Since the erection of the Cromelinc house in the year 1716, which stood on the south side of the road opposite the present home of W. R. Conklin, the meadows have been known as the Greycourt meadows, from the fact that this Cromeline house was known as the Greycourt Inn. This name was also given to the cemetery, near this old inn, and when the Erie Railroad was built in 1841, this name was applied to the junction of the Erie Railroad with the Newburgh branch and the Warwick Valley, first called East and West Junction, afterwards Chesterville, and finally the euphonious name of Greycourt was decided upon as the name appropriate for the station adjoining these famous Greycourt meadows.


On the 22nd of August, 1775, the Provincial Congress of New York passed a law under which the militia of the Revolution was organized.

The several companies so formed were directed to be joined into regiments to consist of not less than five nor more than ten companies. When the organization was perfected, the companies of Orange formed the Fourth Brigade under Brigadier General George Clinton. This brigade was composed of four companies of Ulster and five of Orange County, commanded respectively by Colonel Allison, whose regimental district included Goshen, of which Chester was then a part, and the western part of the county. There were Colonel Hathorn, whose district embraced Warwick and the settlements; Colonel Woodhull, the district which is now Monroe and Blooming Grove; Colonel Hasbrouck's district, embracing Newburgh and vicinity; Colonel Clinton's of New Windsor, Montgomery and Wallkill.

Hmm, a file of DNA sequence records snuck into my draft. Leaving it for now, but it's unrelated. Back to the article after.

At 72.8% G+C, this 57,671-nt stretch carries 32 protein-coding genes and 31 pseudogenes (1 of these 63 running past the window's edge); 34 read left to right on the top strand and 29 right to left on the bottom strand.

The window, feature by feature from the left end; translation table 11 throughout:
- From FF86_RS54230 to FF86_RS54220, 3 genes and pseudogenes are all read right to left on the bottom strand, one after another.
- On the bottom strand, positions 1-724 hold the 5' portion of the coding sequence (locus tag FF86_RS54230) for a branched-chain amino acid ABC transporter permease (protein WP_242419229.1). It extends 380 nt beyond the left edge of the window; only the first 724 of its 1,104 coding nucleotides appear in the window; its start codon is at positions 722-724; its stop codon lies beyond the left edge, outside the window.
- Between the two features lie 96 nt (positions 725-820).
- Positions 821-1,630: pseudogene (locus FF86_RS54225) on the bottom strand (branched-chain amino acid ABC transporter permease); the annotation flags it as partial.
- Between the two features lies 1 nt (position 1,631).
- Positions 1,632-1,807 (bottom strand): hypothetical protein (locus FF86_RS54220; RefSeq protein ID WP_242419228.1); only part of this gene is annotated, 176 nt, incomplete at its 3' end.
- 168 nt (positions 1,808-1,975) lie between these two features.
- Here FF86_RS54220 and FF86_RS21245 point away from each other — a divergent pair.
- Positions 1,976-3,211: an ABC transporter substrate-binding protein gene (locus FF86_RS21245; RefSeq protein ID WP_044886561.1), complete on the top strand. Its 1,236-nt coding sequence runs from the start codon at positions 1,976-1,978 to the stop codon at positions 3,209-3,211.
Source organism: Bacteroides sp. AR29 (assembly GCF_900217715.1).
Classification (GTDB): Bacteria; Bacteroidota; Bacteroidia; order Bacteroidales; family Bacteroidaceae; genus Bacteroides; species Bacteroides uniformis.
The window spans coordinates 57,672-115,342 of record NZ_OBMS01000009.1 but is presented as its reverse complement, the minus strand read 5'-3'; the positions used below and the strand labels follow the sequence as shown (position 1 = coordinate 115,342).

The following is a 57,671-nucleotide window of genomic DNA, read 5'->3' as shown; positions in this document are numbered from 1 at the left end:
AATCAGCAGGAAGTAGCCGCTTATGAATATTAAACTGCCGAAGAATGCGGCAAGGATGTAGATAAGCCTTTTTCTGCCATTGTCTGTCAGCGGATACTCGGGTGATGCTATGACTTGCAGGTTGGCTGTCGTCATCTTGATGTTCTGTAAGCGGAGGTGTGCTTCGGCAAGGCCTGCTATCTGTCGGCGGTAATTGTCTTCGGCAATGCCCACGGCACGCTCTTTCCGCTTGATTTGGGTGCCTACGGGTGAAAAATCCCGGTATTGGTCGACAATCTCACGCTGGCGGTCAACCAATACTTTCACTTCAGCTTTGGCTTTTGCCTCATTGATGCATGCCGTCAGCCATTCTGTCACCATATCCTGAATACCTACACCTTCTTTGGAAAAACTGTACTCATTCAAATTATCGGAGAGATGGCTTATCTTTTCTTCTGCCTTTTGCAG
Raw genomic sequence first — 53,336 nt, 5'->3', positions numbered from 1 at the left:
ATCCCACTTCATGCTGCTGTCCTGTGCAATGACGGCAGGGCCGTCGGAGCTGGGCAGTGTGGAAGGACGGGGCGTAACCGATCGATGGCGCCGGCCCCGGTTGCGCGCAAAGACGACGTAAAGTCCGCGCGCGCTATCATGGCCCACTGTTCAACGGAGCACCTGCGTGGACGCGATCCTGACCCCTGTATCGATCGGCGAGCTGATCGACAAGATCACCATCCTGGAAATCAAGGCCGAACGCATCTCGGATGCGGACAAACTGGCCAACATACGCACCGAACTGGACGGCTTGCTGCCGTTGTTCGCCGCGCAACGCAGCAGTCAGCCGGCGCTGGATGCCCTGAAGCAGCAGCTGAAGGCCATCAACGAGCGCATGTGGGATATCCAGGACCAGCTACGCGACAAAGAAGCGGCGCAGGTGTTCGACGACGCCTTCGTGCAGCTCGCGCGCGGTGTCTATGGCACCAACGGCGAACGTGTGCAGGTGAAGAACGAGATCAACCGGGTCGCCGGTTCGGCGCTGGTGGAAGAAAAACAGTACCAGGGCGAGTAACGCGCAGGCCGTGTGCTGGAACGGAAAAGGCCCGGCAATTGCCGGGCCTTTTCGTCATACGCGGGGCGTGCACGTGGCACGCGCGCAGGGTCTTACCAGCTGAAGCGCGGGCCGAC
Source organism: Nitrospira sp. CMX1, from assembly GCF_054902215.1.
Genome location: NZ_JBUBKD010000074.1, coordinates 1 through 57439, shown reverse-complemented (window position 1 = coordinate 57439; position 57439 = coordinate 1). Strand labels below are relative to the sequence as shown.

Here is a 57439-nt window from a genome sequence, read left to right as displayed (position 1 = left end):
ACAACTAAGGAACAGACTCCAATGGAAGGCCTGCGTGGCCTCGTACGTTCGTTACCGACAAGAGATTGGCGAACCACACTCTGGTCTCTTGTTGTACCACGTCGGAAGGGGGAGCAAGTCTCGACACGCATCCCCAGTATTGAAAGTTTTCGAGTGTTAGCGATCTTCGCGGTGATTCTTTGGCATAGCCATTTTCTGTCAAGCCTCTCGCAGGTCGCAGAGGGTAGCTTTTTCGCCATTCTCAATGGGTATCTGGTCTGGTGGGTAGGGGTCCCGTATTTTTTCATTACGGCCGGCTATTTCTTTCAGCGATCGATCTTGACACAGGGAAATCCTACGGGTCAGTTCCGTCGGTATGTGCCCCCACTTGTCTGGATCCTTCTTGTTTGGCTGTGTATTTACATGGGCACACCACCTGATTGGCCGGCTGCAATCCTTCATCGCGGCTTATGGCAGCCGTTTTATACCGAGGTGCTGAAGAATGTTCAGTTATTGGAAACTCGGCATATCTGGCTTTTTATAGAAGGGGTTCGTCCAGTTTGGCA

During the early years of the war our people (located, as they were, not far removed from the Hudson) were almost constantly under arms or engaged in the construction of the forts of the Highlands, or preparing the obstructions to navigation through these Highlands.

The contract for the making of the last chain drawn across the Hudson at West Point, on April 30, 1778, was awarded at the home of Mr. Peter Townsend, who resided at this time in the old homestead opposite the Presbyterian Church, in Chester village, by Secretary of War, Mr. Pickering. Mr. Townsend, of the firm of Townsend & Noble, at this time was one of the owners of the Sterling furnace, where the chain was made.

During the years 1776 to 1779 our troops were very active and were kept informed by the aid of cannon firing by day and beacon fires by night. From December, 1776, to April, 1778, our militia was called out no less than twelve times and spent 292 days in the field.

At a meeting of the County Delegates called to meet at the Yelverton Inn (still standing in Chester), on September 17, 1774, Henry Wisner was elected and sent as a delegate to the Continental Congress at Philadelphia, "to protest against the unjust taxation." On December 9, 1776, General Clinton was ordered to co-operate with Generals Lee and Gates to harass the enemy, who had then entered northern New Jersey. The resolution read as follows: "That all the militia of Orange and Ulster Counties be forthwith ordered to march properly armed and accoutered with four days' provision to Chester, Orange County, N. Y."

This fixes the date of the encampment of these troops on the hill where the present new modern school house is being erected, as being about the latter part of December, 1776, or January, 1777. The encampment probably consisted of part of the four regiments, under Colonels Allison, Hathorn, Woodhull and Clinton. An order was issued on January 4, 1777. dismissing part of these troops, leaving about 300 men in the above camp for the winter.

One of the first engagements in which our Chester patriots took part, occurred at Suffern, October 3, 1777, when Major Thomas Moffatt ordered Captain Wood and twenty men to cover the pass through the mountains at this point, where they intercepted a band of Tories, with the result of one robber killed and three wounded.